I arrived to Pamukkale on my bus along with some Alabama yokels and a trio of Japanese guys that I met at my Istanbul hostel. We were surprised to see each other and decided to spend the day roaming around together. I didn’t have a lot that I needed to accomplish that day, so I didn’t mind bestowing my company on them that day.
Pamukkale is another UNESCO site both because of the nearby ruins, and also the natural springs that have welled up in the area following a tectonic shift. These spring waters have brought with them all sorts of minerals that are being deposited on the face of a mountain. Though there is a little human interference, the sight of this white mountain and Turk Quartz pools of water is worth the day trip. The three guys and myself walked over to the entrance, removed our shoes and began climbing up the slope where the water was flowing. This was the view from the start of our ascent.
We worked our way up slowly, retarded constantly by the need to take photos. Though I generally get annoyed having to pause for others to snap their shots, the companions did prove useful in helping me take care of mine. Not sure I would have framed it like this though. Oh, and since I’m sure you were all wondering, why yes, I have lost weight this trip.
We carried on towards the top, where some of the most beautiful pools are located. It isn’t possible to enter these ones which is probably why they still look so pristine, and certainly not because I enhanced the color slightly…
Our reward for getting to the top of the hill was the Cleopatra Pool, where the famous Egyptian ruler is said to have swum, and mineral water is also accredited as the source of her beauty. My Cappadocia tour guide had bigged up how cool it was to go there and swim among the ruins. When I saw it though, it was just a ton of Russians lounging about. There was nothing cultural about this whatsoever, and the need to pay 16 dollars just to swim in the murky waters guaranteed I would be sitting it out. I held on to the camera as the three others got in for a short while.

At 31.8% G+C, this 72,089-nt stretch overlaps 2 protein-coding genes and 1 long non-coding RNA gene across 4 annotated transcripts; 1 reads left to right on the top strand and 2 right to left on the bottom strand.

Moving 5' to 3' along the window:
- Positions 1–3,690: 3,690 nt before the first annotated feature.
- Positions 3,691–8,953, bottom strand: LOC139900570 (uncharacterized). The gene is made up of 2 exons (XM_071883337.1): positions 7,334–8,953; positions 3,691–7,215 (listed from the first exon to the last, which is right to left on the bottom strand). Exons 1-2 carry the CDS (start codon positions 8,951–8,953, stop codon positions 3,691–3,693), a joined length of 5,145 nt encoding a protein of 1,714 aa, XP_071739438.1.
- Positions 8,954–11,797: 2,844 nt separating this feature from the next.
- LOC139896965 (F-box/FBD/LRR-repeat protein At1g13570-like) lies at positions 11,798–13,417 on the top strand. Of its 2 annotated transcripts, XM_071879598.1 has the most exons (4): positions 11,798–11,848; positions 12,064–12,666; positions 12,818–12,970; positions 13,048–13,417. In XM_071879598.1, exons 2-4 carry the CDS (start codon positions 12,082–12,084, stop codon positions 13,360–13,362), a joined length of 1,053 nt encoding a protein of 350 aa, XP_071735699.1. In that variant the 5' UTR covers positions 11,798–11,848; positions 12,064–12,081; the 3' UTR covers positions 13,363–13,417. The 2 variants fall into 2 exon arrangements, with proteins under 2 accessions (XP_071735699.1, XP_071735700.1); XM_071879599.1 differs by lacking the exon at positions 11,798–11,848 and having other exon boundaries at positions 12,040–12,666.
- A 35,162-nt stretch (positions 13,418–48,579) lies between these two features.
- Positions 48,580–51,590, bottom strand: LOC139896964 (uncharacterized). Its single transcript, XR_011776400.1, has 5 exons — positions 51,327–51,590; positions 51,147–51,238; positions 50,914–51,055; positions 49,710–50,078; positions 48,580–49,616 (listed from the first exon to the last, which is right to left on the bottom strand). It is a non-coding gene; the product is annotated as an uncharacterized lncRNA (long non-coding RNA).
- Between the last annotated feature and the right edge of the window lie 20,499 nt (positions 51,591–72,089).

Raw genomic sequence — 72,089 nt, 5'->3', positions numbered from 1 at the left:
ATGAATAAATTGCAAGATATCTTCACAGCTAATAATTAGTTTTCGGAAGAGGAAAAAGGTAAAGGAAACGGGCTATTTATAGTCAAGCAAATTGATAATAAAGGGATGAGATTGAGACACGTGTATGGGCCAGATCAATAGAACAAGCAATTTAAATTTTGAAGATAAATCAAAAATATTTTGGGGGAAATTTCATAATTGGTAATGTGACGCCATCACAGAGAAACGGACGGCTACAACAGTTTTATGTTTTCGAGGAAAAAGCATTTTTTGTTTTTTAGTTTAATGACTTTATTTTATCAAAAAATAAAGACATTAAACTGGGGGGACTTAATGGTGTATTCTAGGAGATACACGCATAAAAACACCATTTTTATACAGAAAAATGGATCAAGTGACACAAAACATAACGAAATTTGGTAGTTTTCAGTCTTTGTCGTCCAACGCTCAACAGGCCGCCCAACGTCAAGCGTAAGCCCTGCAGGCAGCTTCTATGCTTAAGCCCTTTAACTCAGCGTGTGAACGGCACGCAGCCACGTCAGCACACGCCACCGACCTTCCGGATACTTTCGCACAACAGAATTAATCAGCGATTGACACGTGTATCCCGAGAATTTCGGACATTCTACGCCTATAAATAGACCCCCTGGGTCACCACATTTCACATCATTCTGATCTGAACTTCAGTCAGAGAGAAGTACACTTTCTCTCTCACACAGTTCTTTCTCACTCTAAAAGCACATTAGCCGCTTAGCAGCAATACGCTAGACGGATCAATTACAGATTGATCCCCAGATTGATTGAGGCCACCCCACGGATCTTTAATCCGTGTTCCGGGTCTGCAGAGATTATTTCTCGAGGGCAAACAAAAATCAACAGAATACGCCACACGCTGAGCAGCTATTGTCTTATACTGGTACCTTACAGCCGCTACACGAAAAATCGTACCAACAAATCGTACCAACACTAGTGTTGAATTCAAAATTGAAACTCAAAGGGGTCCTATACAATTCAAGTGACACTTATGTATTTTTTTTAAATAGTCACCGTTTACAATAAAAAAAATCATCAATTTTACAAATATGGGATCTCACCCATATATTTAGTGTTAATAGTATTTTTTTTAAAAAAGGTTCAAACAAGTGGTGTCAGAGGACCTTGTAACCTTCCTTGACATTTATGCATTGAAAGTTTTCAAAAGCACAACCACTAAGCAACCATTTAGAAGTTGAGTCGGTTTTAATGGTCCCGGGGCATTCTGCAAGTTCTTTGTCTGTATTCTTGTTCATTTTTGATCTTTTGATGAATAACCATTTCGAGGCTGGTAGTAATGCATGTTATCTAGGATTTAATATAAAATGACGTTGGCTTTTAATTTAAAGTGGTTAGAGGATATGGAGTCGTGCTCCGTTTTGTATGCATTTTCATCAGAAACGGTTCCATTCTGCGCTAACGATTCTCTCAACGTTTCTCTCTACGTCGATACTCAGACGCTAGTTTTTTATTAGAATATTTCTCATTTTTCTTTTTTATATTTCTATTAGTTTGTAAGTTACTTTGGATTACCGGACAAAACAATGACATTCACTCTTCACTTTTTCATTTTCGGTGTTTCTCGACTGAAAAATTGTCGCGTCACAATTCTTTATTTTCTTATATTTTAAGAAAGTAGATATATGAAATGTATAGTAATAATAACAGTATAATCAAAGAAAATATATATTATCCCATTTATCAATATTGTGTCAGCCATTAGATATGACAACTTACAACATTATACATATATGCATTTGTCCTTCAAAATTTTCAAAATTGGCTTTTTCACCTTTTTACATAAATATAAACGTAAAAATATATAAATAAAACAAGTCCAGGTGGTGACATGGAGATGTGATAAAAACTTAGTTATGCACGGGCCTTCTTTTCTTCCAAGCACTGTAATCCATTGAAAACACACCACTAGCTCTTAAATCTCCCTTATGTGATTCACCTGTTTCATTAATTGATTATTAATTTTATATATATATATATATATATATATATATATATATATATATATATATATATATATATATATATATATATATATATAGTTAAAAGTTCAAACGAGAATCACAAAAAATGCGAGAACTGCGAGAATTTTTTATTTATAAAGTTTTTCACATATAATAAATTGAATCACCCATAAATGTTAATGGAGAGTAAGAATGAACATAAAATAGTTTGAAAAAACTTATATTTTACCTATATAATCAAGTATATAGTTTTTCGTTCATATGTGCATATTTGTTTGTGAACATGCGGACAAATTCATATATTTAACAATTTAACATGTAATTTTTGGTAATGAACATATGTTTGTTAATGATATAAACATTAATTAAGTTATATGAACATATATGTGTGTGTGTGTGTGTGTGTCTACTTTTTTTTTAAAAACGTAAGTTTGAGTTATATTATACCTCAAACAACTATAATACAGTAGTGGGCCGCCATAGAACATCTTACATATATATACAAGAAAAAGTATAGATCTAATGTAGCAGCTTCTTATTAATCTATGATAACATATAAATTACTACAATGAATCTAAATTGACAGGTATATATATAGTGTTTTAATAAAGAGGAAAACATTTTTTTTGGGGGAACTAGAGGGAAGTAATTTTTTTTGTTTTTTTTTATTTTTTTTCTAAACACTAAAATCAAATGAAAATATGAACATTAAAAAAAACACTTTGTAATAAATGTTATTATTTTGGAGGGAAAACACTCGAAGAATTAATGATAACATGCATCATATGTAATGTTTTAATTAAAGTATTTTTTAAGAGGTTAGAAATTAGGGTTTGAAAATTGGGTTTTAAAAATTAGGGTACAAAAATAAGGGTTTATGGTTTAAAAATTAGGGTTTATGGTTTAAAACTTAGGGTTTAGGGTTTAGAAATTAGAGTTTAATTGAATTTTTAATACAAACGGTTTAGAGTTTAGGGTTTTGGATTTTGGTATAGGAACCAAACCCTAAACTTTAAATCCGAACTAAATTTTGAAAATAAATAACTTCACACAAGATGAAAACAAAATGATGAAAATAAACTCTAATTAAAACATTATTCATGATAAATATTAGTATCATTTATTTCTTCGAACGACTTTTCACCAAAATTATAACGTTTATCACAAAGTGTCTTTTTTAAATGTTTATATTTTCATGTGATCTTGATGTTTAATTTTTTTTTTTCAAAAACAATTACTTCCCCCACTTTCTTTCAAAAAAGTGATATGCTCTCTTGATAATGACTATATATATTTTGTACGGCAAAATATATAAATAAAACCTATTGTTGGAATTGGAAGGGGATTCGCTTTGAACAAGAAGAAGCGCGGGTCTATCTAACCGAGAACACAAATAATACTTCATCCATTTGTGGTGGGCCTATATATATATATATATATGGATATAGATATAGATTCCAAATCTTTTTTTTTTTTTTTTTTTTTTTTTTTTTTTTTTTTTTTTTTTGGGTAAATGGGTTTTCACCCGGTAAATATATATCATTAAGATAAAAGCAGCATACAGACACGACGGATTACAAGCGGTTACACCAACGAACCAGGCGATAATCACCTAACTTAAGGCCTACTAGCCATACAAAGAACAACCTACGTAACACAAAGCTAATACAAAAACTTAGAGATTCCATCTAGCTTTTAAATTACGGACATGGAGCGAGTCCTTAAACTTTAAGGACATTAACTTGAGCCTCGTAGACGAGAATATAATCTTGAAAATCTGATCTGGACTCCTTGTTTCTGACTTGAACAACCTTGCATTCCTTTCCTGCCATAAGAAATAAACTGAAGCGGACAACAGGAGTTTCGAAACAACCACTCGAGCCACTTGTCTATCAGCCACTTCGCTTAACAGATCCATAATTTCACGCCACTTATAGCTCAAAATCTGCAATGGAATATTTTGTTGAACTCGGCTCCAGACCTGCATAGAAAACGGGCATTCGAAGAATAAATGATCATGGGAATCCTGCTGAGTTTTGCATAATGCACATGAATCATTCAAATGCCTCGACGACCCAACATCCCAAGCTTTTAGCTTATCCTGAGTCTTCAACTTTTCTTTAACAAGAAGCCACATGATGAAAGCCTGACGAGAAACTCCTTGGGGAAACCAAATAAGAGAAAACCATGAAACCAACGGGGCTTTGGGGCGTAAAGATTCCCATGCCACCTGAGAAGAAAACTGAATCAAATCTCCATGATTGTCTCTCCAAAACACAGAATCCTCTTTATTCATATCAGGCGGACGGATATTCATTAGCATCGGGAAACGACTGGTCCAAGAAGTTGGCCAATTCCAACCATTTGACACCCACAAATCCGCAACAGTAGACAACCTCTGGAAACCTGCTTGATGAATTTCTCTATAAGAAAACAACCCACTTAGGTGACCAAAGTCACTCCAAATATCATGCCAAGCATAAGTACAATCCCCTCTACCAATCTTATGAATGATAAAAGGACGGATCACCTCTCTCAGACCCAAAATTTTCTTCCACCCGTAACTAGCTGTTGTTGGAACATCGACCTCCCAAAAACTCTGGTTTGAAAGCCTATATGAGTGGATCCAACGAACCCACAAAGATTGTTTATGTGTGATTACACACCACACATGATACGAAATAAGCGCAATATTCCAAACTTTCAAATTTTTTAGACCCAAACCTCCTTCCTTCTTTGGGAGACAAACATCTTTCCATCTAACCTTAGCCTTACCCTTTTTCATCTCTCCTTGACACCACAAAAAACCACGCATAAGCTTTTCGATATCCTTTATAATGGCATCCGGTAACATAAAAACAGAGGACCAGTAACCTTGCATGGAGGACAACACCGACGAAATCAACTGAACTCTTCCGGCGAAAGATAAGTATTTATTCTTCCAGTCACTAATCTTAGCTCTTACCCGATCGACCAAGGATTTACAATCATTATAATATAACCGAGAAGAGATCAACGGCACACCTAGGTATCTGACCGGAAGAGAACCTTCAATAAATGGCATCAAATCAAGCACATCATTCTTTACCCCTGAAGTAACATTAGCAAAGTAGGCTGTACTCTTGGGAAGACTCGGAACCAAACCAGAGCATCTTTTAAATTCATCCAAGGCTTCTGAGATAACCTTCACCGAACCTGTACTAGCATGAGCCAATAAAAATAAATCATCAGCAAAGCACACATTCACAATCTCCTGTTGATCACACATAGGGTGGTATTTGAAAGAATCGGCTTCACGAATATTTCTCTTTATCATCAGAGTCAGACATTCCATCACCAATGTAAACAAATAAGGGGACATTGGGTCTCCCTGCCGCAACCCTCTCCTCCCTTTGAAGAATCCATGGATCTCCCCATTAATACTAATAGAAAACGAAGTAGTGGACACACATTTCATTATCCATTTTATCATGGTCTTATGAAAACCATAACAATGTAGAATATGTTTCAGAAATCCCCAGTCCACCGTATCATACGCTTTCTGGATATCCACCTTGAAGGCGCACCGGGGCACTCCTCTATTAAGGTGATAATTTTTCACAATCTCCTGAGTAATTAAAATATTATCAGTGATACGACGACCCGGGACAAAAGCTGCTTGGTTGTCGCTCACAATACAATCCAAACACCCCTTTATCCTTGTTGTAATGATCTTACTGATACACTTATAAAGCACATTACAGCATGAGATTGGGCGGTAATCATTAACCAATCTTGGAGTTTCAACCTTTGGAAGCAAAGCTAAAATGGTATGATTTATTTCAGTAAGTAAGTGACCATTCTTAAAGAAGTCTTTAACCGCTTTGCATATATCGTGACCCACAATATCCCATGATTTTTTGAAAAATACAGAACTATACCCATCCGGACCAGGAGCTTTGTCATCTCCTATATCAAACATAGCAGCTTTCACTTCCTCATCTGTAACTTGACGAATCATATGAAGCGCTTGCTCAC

Once we regrouped, they ate and then went over to the historical ruins located just behind everything. Breakfast and lunch didn’t fit in my budget, so I would have to wait a not longer. We took some pictures of pillars and such before heading over to an ancient theater. Here we had a 15 minute siesta and before heading back down the way we came. This theater had seating for only 12,000 people.
On the way back down, I managed to slip on some of the chalky silt and expose my tablet to quite a bit of the water. I shut it down immediately, and when I later tried booting it up, I only got a picture of a dead android. I thought I killed it. It came back online a while later, though the camera wasn’t working. My only means of communication and documenting my trip was severely compromised, but miraculously everything started to work again. The best part about it was the souvenir photographs that I managed to snap during the fall. First, this one on the way down…
…and then this one actually taken underwater. I have no idea how this was possible.
All in all, this was a nice day trip. It had something unique to see, but it was quite touristy. On the way back I had another of my signature bread and cheese meals, before we waited around the bus station for our departure. Right next door were a number of Japanese restaurants, but if figured there was no way that it could be as good as I was used to. My baguette and nomadic cheese on the other hand was superb. All this cheese is making me feel so….cultured. (寒っ…)